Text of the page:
In relativistic physics, Lorentz symmetry, named for Hendrik Lorentz,
is an equivalence of observation or observational symmetry due to
special relativity implying that the laws of physics stay the same for
all observers that are moving with respect to one another within an
inertial frame. It has also been described as "the feature of nature
that says experimental results are independent of the orientation or
the boost velocity of the laboratory through space".[1]
Lorentz covariance, a related concept, is a property of the underlying
spacetime manifold.
A physical quantity is said to be
On manifolds, the words covariant and contravariant refer to how
objects transform under general coordinate transformations. Both
covariant and contravariant four-vectors can be Lorentz covariant
quantities.
Local Lorentz covariance, which follows from general relativity,
refers to
Contents 1 Examples 1.1 Scalars 1.2 Four-vectors 1.3 Four-tensors 2 Lorentz violating models 3 See also 4 Notes 5 References Examples[edit]
In general, the (transformational) nature of a Lorentz
tensor[clarification needed] can be identified by its tensor order,
which is the number of free indices it has. No indices implies it is a
scalar, one implies that it is a vector, etc. Some tensors with a
physical interpretation are listed below.
The sign convention of the
Δ s 2 = Δ x a Δ x b η a b = c 2 Δ t 2 − Δ x 2 − Δ y 2 − Δ z 2 displaystyle Delta s^ 2 =Delta x^ a Delta x^ b eta _ ab =c^ 2 Delta t^ 2 -Delta x^ 2 -Delta y^ 2 -Delta z^ 2
Δ τ = Δ s 2 c 2 , Δ s 2 > 0 displaystyle Delta tau = sqrt frac Delta s^ 2 c^ 2 ,,Delta s^ 2 >0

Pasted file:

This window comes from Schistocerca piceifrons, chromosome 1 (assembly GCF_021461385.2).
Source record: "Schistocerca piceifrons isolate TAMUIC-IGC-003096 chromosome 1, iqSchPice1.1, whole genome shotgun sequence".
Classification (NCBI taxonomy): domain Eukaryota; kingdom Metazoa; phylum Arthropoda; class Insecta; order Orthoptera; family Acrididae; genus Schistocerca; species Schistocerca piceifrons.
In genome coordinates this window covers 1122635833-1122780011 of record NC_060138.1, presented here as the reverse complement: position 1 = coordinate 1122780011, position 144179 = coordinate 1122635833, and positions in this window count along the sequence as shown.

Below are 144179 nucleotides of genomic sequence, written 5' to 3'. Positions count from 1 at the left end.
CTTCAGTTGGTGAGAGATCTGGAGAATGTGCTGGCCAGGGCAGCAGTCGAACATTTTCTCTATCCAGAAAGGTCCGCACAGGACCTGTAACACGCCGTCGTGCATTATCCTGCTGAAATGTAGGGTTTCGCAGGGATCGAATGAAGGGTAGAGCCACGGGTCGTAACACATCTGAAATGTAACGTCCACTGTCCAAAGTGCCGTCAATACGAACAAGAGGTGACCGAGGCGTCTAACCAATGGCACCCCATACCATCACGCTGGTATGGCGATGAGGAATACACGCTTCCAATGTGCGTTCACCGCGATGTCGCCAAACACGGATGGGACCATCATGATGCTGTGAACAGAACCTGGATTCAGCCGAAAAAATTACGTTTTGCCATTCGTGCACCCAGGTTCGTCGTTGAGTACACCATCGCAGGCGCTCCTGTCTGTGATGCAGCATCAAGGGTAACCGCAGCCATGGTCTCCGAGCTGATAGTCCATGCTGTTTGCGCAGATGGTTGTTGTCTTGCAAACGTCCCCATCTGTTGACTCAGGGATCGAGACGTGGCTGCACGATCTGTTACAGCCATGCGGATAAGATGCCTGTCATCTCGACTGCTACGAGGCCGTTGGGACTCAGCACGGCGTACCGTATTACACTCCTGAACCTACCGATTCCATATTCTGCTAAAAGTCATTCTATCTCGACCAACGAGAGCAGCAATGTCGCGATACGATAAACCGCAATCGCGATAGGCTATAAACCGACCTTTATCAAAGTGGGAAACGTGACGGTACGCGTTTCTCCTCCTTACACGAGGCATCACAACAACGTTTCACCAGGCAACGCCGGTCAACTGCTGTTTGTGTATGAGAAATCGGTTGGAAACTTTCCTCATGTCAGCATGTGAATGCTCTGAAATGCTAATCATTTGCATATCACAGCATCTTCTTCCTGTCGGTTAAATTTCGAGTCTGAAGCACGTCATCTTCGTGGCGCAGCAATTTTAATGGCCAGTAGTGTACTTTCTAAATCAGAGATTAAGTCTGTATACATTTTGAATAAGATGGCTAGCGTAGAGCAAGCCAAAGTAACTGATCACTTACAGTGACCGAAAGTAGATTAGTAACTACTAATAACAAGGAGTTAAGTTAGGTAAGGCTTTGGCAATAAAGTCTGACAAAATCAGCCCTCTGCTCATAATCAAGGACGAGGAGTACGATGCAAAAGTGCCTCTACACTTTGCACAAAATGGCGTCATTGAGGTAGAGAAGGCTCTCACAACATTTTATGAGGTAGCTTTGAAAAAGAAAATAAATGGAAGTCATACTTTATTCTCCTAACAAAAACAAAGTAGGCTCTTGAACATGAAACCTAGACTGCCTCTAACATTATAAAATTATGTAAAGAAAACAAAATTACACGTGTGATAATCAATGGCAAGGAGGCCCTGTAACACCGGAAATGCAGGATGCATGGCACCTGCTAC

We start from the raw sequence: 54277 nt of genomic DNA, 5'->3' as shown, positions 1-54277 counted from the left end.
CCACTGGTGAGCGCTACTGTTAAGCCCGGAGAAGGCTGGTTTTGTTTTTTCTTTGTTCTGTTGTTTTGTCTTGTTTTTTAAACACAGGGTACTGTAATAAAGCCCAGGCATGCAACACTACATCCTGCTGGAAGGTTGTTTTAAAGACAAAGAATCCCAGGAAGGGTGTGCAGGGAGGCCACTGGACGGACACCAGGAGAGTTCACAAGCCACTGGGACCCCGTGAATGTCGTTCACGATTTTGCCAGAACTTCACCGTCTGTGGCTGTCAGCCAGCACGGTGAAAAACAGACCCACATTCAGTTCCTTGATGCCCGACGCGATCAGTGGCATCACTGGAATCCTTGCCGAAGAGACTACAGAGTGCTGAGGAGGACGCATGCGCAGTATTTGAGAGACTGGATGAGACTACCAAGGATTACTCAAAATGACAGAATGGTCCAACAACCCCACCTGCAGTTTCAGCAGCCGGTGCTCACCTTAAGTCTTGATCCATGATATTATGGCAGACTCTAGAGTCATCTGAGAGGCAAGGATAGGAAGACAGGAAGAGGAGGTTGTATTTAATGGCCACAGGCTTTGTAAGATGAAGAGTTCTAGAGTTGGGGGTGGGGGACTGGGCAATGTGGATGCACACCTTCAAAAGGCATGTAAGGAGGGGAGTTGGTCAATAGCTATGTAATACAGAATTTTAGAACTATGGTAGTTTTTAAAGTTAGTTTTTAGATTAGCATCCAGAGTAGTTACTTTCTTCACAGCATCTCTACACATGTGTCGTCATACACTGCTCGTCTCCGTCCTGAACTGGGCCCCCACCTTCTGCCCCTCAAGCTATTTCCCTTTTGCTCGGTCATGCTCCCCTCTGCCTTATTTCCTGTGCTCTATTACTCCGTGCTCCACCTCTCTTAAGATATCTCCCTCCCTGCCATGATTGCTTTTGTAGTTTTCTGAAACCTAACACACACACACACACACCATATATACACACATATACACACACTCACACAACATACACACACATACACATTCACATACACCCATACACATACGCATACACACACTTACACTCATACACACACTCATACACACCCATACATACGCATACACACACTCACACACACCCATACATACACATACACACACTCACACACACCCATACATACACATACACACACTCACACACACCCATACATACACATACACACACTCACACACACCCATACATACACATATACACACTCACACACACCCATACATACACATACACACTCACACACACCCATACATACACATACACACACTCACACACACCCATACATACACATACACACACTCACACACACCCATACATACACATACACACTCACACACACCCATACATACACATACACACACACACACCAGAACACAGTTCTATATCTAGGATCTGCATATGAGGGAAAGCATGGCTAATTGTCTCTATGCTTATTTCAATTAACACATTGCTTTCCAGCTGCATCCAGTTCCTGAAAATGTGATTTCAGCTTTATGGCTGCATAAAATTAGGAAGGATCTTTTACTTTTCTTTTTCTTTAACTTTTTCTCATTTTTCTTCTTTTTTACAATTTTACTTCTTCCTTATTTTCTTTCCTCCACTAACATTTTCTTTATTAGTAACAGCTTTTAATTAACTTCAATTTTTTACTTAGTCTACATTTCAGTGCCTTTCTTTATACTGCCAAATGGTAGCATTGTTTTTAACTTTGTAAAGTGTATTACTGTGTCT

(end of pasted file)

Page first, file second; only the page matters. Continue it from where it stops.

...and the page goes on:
L = − Δ s 2 , Δ s 2 < 0 displaystyle L= sqrt -Delta s^ 2 ,,Delta s^ 2 <0 Rest mass m 0 2 c 2 = P a P b η a b = E 2 c 2 − p x 2 − p y 2 − p z 2 displaystyle m_ 0 ^ 2 c^ 2 =P^ a P^ b eta _ ab = frac E^ 2 c^ 2 -p_ x ^ 2 -p_ y ^ 2 -p_ z ^ 2 Electromagnetism invariants F a b F a b = 2 ( B 2 − E 2 c 2 ) G c d F c d = 1 2 ϵ a b c d F a b F c d = − 4 c ( B → ⋅ E → ) displaystyle begin aligned F_ ab F^ ab &= 2left(B^ 2 - frac E^ 2 c^ 2 right)\G_ cd F^ cd &= frac 1 2 epsilon _ abcd F^ ab F^ cd =- frac 4 c left( vec B cdot vec E right)end aligned D'Alembertian/wave operator ◻ = η μ ν ∂ μ ∂ ν = 1 c 2 ∂ 2 ∂ t 2 − ∂ 2 ∂ x 2 − ∂ 2 ∂ y 2 − ∂ 2 ∂ z 2 displaystyle Box =eta ^ mu nu partial _ mu partial _ nu = frac 1 c^ 2 frac partial ^ 2 partial t^ 2 - frac partial ^ 2 partial x^ 2 - frac partial ^ 2 partial y^ 2 - frac partial ^ 2 partial z^ 2 Four-vectors[edit] 4-displacement Δ X a = ( c Δ t , Δ x → ) = ( c Δ t , Δ x , Δ y , Δ z ) displaystyle Delta X^ a =left(cDelta t, vec Delta x right)=(cDelta t,Delta x,Delta y,Delta z) 4-position X a = ( c t , x → ) = ( c t , x , y , z ) displaystyle X^ a =left(ct, vec x right)=(ct,x,y,z) 4-gradient which is the 4D partial derivative: ∂ a = ( ∂ t c , − ∇ → ) = ( 1 c ∂ ∂ t , − ∂ ∂ x , − ∂ ∂ y , − ∂ ∂ z ) displaystyle partial ^ a =left( frac partial _ t c ,- vec nabla right)=left( frac 1 c frac partial partial t ,- frac partial partial x ,- frac partial partial y ,- frac partial partial z right) 4-velocity U a = γ ( c , u → ) = γ ( c , d x d t , d y d t , d z d t ) displaystyle U^ a =gamma left(c, vec u right)=gamma left(c, frac dx dt , frac dy dt , frac dz dt right) where U a = d X a d τ displaystyle U^ a = frac dX^ a dtau 4-momentum P a = ( m c , p → ) = ( E c , p → ) = ( E c , p x , p y , p z ) displaystyle P^ a =left(mc, vec p right)=left( frac E c , vec p right)=left( frac E c ,p_ x ,p_ y ,p_ z right) where P a = m o U a displaystyle P^ a =m_ o U^ a 4-current J a = ( c ρ , j → ) = ( c ρ , j x , j y , j z ) displaystyle J^ a =left(crho , vec j right)=left(crho ,j_ x ,j_ y ,j_ z right) where J a = ρ o U a displaystyle J^ a =rho _ o U^ a 4-potential A a = ( ϕ / c , A → ) = ( ϕ / c , A x , A y , A z ) displaystyle A^ a =left(phi /c, vec A right)=left(phi /c,A_ x ,A_ y ,A_ z right) Four-tensors[edit] Kronecker delta δ b a = 1 if a = b , 0 if a ≠ b . displaystyle delta _ b ^ a = begin cases 1& mbox if a=b,\0& mbox if aneq b.end cases